While Western Europe has been quick to take in many migrants from the Middle East, Eastern European countries such as Poland, the Czech Republic and Hungary have made it clear that they are not interested in submitting to the pressure from the European Union elites.
Beata Szydło, prime minister of Poland urged the EU to rethink their Refugee Policy.
“Where are you headed, Europe? Rise from your knees and from your lethargy, or you will be crying over your children every day,” Szydło said, following the Manchester terrorist attack.
Hungary and Slovakia have taken the EU Commission to court over their refusal to take in Refugees, stating that it threatened their sovereignty.
In addition, The Czech Republic stated that it was pulling out the program altogether, claiming that the Refugee Policy was “dysfunctional.”
In retaliation, France has threatened to halt funding for Eastern Europe due to their refusal of taking in Refugees, despite the fact that France has been in a State of Emergency since 2015 due to ongoing terror attacks.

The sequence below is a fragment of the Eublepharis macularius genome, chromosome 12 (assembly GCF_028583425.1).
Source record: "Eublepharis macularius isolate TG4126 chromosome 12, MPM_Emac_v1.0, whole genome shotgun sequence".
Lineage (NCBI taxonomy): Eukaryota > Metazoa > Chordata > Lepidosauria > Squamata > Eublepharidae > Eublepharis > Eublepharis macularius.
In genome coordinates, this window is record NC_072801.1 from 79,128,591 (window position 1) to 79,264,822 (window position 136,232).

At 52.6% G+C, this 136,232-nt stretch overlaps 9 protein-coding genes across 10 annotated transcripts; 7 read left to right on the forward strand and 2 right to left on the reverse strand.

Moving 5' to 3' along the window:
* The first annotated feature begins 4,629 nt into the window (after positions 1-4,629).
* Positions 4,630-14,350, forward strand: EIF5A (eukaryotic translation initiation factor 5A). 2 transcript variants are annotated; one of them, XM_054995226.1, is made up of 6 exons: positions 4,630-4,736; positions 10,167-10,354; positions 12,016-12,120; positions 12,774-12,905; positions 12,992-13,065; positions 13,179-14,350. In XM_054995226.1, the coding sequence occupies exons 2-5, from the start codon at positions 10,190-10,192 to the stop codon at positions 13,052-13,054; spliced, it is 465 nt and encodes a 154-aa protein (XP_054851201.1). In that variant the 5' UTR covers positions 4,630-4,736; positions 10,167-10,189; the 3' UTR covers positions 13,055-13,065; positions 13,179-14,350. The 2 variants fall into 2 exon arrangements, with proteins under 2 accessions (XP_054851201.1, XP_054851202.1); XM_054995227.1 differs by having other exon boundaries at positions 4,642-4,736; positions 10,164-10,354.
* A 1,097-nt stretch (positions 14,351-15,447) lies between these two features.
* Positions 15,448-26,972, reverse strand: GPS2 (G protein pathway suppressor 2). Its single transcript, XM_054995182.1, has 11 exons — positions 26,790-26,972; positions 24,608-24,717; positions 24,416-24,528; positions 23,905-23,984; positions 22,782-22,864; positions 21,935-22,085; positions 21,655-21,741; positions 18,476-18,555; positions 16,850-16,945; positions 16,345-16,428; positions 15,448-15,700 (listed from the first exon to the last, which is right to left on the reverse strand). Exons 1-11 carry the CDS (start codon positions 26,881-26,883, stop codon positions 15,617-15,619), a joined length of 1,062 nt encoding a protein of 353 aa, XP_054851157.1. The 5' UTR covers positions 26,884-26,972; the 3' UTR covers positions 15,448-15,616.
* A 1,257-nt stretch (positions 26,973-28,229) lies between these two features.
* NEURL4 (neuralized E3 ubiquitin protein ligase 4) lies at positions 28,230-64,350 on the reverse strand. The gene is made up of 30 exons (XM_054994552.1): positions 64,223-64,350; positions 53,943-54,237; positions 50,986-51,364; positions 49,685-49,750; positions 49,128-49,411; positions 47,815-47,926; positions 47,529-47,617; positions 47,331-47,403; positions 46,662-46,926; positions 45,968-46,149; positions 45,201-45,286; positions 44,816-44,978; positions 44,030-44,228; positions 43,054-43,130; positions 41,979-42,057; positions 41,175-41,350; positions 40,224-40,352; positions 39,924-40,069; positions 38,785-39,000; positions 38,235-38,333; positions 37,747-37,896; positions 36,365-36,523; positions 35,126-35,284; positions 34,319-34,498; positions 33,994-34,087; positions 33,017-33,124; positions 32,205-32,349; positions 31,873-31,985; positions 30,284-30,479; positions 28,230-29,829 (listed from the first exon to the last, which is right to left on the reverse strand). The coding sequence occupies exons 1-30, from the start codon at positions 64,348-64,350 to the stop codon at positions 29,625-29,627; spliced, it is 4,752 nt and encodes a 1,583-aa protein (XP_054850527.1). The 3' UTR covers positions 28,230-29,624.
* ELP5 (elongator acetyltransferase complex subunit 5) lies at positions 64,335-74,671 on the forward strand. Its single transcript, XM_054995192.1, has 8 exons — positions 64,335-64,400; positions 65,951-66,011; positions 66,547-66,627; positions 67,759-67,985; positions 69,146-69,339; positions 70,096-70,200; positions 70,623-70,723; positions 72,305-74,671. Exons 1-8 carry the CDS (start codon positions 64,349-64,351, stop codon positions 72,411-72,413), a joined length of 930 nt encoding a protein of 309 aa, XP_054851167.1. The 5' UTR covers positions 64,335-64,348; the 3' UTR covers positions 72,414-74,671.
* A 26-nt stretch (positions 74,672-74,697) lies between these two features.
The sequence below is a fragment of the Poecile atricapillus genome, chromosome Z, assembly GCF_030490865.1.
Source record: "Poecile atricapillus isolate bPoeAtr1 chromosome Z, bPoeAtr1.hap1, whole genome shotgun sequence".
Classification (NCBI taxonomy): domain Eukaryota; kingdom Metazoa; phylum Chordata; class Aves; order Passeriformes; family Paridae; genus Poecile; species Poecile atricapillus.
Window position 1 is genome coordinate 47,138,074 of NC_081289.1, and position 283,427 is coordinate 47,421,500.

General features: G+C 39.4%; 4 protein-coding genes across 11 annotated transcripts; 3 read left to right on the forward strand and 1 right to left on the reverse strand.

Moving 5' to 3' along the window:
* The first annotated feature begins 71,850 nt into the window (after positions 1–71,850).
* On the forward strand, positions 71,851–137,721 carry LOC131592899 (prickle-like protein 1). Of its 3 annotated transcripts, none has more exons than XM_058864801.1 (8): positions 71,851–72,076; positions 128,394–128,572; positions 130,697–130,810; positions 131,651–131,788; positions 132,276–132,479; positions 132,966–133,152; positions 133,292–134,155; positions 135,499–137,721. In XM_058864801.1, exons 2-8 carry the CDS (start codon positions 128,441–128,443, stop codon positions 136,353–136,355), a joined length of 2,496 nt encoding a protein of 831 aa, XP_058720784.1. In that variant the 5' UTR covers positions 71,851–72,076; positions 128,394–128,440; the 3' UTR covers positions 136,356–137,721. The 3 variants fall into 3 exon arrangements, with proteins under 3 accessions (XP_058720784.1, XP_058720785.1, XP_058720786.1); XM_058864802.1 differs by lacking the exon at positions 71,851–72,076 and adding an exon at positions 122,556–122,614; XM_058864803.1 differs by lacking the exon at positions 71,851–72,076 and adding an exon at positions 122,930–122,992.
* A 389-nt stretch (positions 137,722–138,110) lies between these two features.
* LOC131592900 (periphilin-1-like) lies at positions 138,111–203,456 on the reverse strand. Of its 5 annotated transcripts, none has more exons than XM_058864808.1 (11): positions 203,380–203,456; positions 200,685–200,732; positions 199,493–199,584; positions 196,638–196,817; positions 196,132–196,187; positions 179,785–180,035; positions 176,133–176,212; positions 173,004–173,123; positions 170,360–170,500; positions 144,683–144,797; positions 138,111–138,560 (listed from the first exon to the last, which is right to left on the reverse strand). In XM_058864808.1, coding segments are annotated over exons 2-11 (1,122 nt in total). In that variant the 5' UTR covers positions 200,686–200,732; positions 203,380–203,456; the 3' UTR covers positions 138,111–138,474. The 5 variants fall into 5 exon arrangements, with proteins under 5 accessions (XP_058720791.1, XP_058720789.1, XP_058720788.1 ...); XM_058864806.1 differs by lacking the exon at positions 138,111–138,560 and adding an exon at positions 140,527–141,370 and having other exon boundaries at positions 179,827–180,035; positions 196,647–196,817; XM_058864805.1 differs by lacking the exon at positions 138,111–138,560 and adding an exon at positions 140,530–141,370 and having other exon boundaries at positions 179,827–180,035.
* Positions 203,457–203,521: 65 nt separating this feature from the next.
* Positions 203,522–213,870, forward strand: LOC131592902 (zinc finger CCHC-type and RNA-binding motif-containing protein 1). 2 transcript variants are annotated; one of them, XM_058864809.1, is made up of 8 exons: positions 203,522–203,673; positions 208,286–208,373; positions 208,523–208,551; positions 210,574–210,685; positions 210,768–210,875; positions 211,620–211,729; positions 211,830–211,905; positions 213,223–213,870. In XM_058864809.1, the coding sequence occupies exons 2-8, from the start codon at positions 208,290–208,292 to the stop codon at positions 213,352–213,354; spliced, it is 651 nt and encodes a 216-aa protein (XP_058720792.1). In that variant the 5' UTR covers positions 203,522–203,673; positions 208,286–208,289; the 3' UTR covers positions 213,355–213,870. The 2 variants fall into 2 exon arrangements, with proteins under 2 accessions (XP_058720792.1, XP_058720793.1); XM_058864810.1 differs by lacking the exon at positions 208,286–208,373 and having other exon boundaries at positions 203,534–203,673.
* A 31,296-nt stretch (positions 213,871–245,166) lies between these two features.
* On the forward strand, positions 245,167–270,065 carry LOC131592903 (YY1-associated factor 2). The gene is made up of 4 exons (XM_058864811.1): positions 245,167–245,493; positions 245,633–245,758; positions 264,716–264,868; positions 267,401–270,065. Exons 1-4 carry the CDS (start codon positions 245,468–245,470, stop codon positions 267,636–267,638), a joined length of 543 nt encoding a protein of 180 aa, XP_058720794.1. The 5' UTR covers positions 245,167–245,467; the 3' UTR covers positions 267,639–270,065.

Poland will not change its position.
“We, Poland, are learning from the mistakes of others. We will not take in Islamic migrants,” said Ryszard Czarnecki, leader of the conservative Law and Justice Party.
Coincidentally, no terrorist attacks have been reported in Poland in 2017.
Due to the shared border with Germany and the past terror attacks in Germany, the Czech Parliament is pushing for Firearm Permits for citizens.
In comparison, Germany is slow to acknowledge the ongoing threat of Migrants. Angela Merkel, chancellor of Germany said, “we are united across all borders in horror and sadness, but equally in determination.” However, she did not offer any counter terrorism actions nor a position on Islamic Terrorism following the Manchester Attack. Germany’s most recent terror attack took place at a Christmas market in Berlin last December.
Hungary is another country fighting the EU’s Refugee Policy.
“The Hungarian government is defending its borders and has built a fence,” said Viktor Orbán, prime minister of Hungary during a radio show last week. He has also called the migrants “a poison” stating that “every migrant poses a public security and terror risk.”
While European Union elites in Western Europe are pushing for Eastern Europe to comply to their ideals of multiculturalism, Eastern Europe refuses. Eastern Europe’s commitment to state sovereignty sharply contrasts with Western Europe’s commitment to the failing ideas of globalization and political correctness.